What to Do if You are Down A Lot on a Position

Traders protect capital by taking small losses. Investors protect capital by having a well-diversified portfolio or buying short-term puts on their large individual stock holdings when market conditions start to deteriorate.

By far, the most frequently asked question I get asked privately via email is some variation of “I am down 30% on such and such stock and I can’t take it anymore. Tell me what to do – take a big loss or hold?”.

I understand the precarious state of the situation. I’ve been there several times in my career. In this case, there’s no point of telling people that they should always use a stop; hope is not a strategy, always have an exit strategy; if you don’t know why you are in a  stock, you won’t know where to exit.

What I usually tell people is that the loss has already happened. Since it is in an individual stock, there are no guarantees that it can’t go lower or that it will ever recover to their break-even point. Now, it is up to them if it will remain just a loss or become a habit-changing lesson.

There is a difference between a drawdown in an individual stock and a drawdown in a well-diversified index. The latter is usually actively rebalanced every year and it tends to recover over time – some do faster than others.

The questions you need to ask yourself are:

1. How much money are you really comfortable losing on this one position? It doesn’t make sense to risk more than 1% of your capital per idea.

2. Would you buy at the current levels again? What is your stop if you do?

3. Why do you need to make money exactly in that name. There are thousand of liquid stocks out there. The odds are that at least several of them offer better risk/reward entry points at the time and have a better potential of making you money.

After a brief philosophical answer, I cut straight to the chase.

Your first loss is your best loss. Staying with a large loser has a detrimental impact on your health and well-being. You get obsessed with this one position and as a result, you miss on so many other good opportunities that the market generously provides every week.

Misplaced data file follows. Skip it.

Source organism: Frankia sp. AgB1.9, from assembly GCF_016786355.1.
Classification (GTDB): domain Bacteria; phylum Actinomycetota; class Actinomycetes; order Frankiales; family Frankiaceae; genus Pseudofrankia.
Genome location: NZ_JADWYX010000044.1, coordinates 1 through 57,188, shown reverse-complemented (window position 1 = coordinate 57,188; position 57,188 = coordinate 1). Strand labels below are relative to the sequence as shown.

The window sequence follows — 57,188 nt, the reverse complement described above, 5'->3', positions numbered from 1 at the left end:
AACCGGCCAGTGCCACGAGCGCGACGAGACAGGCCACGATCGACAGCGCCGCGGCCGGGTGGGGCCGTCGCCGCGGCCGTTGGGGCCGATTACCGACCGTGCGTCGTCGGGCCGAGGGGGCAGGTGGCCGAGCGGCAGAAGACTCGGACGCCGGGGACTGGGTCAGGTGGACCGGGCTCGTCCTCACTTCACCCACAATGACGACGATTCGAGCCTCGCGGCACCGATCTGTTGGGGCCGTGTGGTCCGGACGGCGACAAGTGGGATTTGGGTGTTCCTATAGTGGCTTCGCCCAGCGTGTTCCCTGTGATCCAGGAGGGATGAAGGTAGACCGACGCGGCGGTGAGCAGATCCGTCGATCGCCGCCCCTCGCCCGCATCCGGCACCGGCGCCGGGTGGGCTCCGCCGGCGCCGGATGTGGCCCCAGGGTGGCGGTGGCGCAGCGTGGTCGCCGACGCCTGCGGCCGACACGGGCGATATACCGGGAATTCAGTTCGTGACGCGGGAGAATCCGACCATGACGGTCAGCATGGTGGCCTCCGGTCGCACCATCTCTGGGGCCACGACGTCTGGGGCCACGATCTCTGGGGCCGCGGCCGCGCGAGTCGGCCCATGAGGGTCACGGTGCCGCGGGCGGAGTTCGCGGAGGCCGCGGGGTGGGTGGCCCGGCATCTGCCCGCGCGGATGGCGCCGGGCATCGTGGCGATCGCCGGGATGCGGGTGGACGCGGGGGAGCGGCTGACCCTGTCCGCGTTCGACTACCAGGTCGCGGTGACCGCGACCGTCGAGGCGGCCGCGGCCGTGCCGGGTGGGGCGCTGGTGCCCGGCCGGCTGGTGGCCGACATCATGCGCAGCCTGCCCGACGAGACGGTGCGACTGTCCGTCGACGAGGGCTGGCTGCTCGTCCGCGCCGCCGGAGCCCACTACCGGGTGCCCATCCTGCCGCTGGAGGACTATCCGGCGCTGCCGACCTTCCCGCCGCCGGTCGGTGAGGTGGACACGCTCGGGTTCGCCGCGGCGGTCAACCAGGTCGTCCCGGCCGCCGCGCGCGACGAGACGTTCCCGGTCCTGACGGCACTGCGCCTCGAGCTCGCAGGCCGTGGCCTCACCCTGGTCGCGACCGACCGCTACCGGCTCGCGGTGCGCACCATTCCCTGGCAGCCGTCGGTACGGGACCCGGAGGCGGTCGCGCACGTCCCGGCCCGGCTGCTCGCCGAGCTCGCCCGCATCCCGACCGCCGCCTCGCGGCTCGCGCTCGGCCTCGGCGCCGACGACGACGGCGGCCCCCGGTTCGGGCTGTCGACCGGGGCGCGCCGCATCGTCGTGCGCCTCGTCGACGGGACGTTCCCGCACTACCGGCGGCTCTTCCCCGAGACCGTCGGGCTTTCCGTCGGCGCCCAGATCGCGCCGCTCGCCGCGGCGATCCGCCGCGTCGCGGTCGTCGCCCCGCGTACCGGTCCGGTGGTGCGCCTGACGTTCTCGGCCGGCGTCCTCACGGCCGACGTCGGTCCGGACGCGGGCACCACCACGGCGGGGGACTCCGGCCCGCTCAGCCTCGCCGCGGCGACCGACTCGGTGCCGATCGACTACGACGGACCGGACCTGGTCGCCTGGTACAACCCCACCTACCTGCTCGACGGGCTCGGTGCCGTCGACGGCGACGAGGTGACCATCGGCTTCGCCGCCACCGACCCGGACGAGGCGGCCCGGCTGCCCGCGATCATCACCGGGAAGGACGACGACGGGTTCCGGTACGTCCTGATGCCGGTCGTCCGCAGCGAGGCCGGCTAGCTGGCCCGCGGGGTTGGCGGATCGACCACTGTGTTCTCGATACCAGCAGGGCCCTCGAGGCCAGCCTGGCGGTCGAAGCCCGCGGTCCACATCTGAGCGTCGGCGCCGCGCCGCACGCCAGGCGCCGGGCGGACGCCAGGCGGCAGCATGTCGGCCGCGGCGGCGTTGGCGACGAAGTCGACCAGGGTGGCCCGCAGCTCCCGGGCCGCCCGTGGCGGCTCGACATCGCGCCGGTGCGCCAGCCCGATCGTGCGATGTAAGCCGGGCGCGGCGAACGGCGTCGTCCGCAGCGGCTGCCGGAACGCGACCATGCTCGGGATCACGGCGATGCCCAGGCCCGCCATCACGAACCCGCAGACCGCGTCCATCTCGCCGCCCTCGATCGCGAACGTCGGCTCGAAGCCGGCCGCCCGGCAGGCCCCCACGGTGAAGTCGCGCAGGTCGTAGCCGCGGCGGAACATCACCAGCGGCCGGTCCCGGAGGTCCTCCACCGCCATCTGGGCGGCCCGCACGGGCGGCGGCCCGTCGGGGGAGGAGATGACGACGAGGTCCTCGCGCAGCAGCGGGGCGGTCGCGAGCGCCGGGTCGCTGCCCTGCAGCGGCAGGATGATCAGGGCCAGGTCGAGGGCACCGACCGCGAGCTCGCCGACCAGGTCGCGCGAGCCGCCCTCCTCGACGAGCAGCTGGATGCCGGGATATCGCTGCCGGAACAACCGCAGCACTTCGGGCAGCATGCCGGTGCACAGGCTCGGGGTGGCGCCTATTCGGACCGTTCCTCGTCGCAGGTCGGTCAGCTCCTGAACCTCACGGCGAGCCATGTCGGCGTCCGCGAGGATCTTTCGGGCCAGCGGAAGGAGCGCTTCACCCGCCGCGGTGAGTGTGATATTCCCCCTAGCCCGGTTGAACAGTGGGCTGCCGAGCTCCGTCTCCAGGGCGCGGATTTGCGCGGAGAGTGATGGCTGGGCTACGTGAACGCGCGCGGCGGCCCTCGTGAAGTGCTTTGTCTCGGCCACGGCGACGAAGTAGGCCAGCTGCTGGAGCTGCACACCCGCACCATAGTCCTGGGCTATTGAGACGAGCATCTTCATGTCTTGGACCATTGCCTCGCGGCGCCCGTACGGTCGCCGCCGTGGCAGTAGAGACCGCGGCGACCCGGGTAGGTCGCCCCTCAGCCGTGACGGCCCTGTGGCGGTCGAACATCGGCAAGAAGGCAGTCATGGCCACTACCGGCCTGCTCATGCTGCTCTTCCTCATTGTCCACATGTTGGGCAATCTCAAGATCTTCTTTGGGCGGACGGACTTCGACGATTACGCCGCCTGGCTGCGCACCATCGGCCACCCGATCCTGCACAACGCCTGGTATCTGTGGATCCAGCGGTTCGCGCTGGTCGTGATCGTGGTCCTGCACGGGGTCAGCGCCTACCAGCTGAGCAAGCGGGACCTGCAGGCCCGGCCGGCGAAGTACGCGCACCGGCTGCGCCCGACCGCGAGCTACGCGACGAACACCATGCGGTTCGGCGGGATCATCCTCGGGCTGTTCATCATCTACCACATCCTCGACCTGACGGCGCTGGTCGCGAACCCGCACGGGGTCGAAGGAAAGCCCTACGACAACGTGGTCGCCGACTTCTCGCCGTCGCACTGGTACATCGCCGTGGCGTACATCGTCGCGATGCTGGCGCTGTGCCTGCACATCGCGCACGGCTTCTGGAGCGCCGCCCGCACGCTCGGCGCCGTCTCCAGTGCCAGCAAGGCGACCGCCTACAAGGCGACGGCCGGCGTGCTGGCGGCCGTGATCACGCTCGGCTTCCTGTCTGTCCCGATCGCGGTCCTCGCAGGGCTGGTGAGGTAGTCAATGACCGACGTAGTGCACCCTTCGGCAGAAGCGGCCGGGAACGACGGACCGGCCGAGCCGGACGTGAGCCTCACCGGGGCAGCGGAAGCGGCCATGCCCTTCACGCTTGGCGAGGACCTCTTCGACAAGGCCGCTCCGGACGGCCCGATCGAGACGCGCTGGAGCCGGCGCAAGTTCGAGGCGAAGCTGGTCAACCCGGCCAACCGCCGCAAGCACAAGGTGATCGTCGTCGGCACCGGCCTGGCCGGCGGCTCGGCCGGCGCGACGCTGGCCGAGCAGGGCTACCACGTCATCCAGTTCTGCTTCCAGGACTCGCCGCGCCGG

What would I do in your situation? I’d take a the large loss and move on. Then I’d take a few days to recharge emotionally, review past trades, study winners and losers, talk to other traders that have been there.

Trading should be an enjoyable and profitable experience; otherwise, why bother?


2 Ways to Become a Better Trader

Trading should be an enjoyable and consistently profitable process. Here are two simple things you could do to become happier active market participant:

A. Personal awareness.
B. Situational awareness.

Personal awareness is about knowing your strengths and your weaknesses. Are you a detailed oriented or a big picture type of person?

It is not a good idea for big picture analytical guys to try to trade frequently. They overtrade, lose money and as a result, their confidence erodes and they miss out on future opportunities. It makes a lot more sense for them to focus on longer-term trend following, position trading and some forms of swing trading.

It is incredibly hard for a detailed-oriented person to make long-term investments. They tend to overthink, look at things from too many perspectives and at the end cannot make a decision. They tend to react to each small change and, as a result, they get frequently stopped out of perfectly good positions. It makes more sense for them to focus on intra-day technical trading or some forms of swing trading.

Why is it so important to know who you are and to develop a trading or investing style that fits your personality and cognitive strength?

Because you need a lot of practice to achieve mastery in any market approach. You are much more likely to practice harder if you enjoy what you do. The more you like what you do, the more you practice. The more you practice, the better you get. The better you get at something, the more you enjoy doing it.

The most practical way to figure out what type of market approach is best for you is to try different approaches.

People like to repeat that there are no shortcuts in life. In reality, there are shortcuts. Finding the right mentor or support group could accelerate your learning curve tremendously and get you on the right track to success.

A good mentor could teach you how to work smart and help you find the right market approach for your personality, strength, and lifestyle.

Belonging to a passionate community of aspiring traders will help you to become more perseverant and learn faster. You know the saying – you are the average of the five people you spend the most time with. If you spend more time communicating and reading smart people who work diligently and persevere through all challenges, you are likely to become more like them.

Situational awareness is about knowing what type of setups are likely to work best in the current market environment. Is it time to trade breakouts in high-momentum stocks or time to trade mean-reversion setups of stocks showing negative momentum divergence? Is it time to buy tight-range stocks in anticipation of breaking out or time to mostly sit on the sidelines and protect capital? Is it time to short weakness or is it time to buy weakness? Is it time to buy gold miners or big data stocks? Is the market choppy or trending? Which industries are trending up and which down? Are the indexes near overbought or oversold levels? All active traders need to have a daily or at least weekly process that helps them to figure out the type of market environment and the setups and industries that are currently working.

Related to the topic above:

How Active Traders Time the Market

Why the Path is as Important as the Move

How to Become a More Confident Trader